Marches have long been a tool of far right and fascist organisations, such as Mosley’s British Union of Fascists (BUF) in the 30s and the National Front (NF) in the 70s and 80s. The purpose of these marches is two-fold, they are a show of strength and make the marchers feel powerful. They are also intended to try and divide communities. The BUF marched in areas with a Jewish population to try and trigger attacks against them and similarly the NF targeted areas with black or Asian populations. For MfE it seems the diversity of Brighton is something they would like to smash, with racist and homophobic language common amongst the group’s supporters and organisers.

The most effective defence against this attack on our community is to stand together and show that we will not be divided. The strength of opposition the racists faced last year left them downcast, they very nearly didn’t return.  Their show of strength, 140 people, looked pretty weak when over 1000 showed up to heckle them. All it takes to ensure they do not come back is for the largest possible number of Brightonians to come out on Sunday and shout them out of town.

Statement from Caroline Lucas.

Message sent by Caroline Lucas to the meeting held by UAF on Thursday 11th April in support of the protests against  March for England:
Thank you for inviting me to join you tonight – I’m sorry that previous commitments mean that I can’t be with you in person.
Spring is finally in the air, but sadly, once again, the far-right will soon be marching through our streets – despite the local community demonstrating that their bigoted views are not welcome in our city.
The far-right thrives on causing divisions– and history is littered with examples of just how destructive these divisions can be. We all have a responsibility to resist those divisions, the scapegoating, the stereotyping. And we all have a responsibility to counter the lies and myths that are peddled by the far right – and by some parts of the media – with the truth.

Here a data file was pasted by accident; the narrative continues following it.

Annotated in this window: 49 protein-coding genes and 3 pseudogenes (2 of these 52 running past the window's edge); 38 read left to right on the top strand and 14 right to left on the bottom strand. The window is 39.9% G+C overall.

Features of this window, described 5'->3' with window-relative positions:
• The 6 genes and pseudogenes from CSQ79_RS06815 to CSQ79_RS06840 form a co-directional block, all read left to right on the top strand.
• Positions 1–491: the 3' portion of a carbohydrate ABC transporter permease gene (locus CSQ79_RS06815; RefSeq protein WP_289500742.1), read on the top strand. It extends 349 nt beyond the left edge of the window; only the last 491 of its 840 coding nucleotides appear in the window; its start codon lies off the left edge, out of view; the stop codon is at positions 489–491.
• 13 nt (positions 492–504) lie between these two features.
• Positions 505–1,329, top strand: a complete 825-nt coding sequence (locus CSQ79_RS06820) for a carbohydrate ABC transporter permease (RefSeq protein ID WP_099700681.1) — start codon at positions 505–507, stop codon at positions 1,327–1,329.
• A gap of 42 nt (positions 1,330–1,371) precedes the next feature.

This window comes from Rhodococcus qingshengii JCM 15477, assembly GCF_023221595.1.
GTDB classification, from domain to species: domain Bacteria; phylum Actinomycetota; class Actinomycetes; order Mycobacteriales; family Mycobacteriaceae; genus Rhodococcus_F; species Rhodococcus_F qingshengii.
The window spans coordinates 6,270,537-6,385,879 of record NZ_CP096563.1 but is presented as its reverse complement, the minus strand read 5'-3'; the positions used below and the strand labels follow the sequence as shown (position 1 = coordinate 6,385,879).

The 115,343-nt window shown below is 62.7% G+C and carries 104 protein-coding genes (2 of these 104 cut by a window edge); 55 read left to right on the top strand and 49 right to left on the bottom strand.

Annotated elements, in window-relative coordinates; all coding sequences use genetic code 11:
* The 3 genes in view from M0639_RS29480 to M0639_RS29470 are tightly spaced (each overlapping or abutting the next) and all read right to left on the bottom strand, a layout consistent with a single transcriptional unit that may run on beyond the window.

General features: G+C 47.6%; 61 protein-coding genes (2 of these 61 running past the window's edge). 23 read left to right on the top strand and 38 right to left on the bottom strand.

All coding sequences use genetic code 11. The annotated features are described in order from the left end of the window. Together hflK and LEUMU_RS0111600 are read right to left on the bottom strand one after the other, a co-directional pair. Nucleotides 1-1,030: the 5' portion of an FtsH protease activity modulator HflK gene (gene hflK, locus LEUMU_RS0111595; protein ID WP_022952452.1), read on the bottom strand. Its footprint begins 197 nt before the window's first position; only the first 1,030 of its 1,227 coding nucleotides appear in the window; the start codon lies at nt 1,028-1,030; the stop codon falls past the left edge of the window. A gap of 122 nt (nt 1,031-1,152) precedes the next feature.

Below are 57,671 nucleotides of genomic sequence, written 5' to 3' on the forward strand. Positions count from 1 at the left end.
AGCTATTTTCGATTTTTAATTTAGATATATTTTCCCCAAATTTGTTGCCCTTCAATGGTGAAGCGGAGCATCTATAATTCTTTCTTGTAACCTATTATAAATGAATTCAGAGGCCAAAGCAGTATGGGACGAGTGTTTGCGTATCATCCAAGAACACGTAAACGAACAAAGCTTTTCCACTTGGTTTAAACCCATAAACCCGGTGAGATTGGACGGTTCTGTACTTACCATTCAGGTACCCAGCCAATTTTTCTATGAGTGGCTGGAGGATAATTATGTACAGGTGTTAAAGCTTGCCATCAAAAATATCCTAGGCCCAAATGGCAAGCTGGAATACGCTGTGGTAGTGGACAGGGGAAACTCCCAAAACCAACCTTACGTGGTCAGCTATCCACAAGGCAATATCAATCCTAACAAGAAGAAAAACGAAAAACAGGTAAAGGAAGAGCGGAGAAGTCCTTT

Despite what you can read in some newspapers, for example, a recent cross-party parliamentary inquiry into asylum support for children and young people found that many families in the UK, who have fled persecution and war, are forced to live in unsafe, cramped, dirty accommodation where they are likely to be subjected to racial abuse. That’s why I’ve signed the Early Day Motion calling for asylum support rates to increase so they are at least equal to 70 per cent of income support and to up-rate support rates annually, and why I will continue to oppose racism, facism and all other forms of destructive and divisive policies. I am proud to do that in Parliament and proud to do that in Brighton and Hove.
Being part of a multicultural society is a cause for pride too and should be celebrated. I hope to see some of you on the 21st April and join you in peaceful action opposing racism and fascism in our city.
Caroline is the MP for Brighton Pavilion. She served as Leader of the Green Party of England & Wales from 2008 to 2012.